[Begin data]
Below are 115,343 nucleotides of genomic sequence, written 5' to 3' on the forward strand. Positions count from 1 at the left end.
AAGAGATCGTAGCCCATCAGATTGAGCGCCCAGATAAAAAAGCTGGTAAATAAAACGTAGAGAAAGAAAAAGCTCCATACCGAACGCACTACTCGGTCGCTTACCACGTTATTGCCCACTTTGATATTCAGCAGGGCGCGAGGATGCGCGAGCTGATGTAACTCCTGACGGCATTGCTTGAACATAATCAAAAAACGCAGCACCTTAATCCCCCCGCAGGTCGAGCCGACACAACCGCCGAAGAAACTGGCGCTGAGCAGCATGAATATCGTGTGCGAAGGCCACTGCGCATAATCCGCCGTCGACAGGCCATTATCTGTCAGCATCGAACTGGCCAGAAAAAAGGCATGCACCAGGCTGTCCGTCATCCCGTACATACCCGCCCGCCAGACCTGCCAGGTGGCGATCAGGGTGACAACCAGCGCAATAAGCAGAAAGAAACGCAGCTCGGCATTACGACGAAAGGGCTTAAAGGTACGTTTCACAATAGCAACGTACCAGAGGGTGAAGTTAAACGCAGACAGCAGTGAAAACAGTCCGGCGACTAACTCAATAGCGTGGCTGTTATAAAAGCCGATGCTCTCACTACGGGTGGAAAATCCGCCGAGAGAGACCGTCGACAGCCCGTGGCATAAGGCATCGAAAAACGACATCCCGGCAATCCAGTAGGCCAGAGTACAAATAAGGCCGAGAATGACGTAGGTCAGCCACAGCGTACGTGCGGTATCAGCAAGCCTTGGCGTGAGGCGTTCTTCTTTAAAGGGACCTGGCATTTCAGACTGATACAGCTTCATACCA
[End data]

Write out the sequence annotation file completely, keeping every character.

Below are 115,343 nucleotides of genomic sequence, written 5' to 3' on the forward strand. Positions count from 1 at the left end.
AAGAGATCGTAGCCCATCAGATTGAGCGCCCAGATAAAAAAGCTGGTAAATAAAACGTAGAGAAAGAAAAAGCTCCATACCGAACGCACTACTCGGTCGCTTACCACGTTATTGCCCACTTTGATATTCAGCAGGGCGCGAGGATGCGCGAGCTGATGTAACTCCTGACGGCATTGCTTGAACATAATCAAAAAACGCAGCACCTTAATCCCCCCGCAGGTCGAGCCGACACAACCGCCGAAGAAACTGGCGCTGAGCAGCATGAATATCGTGTGCGAAGGCCACTGCGCATAATCCGCCGTCGACAGGCCATTATCTGTCAGCATCGAACTGGCCAGAAAAAAGGCATGCACCAGGCTGTCCGTCATCCCGTACATACCCGCCCGCCAGACCTGCCAGGTGGCGATCAGGGTGACAACCAGCGCAATAAGCAGAAAGAAACGCAGCTCGGCATTACGACGAAAGGGCTTAAAGGTACGTTTCACAATAGCAACGTACCAGAGGGTGAAGTTAAACGCAGACAGCAGTGAAAACAGTCCGGCGACTAACTCAATAGCGTGGCTGTTATAAAAGCCGATGCTCTCACTACGGGTGGAAAATCCGCCGAGAGAGACCGTCGACAGCCCGTGGCATAAGGCATCGAAAAACGACATCCCGGCAATCCAGTAGGCCAGAGTACAAATAAGGCCGAGAATGACGTAGGTCAGCCACAGCGTACGTGCGGTATCAGCAAGCCTTGGCGTGAGGCGTTCTTCTTTAAAGGGACCTGGCATTTCAGACTGATACAGCTTCATACCA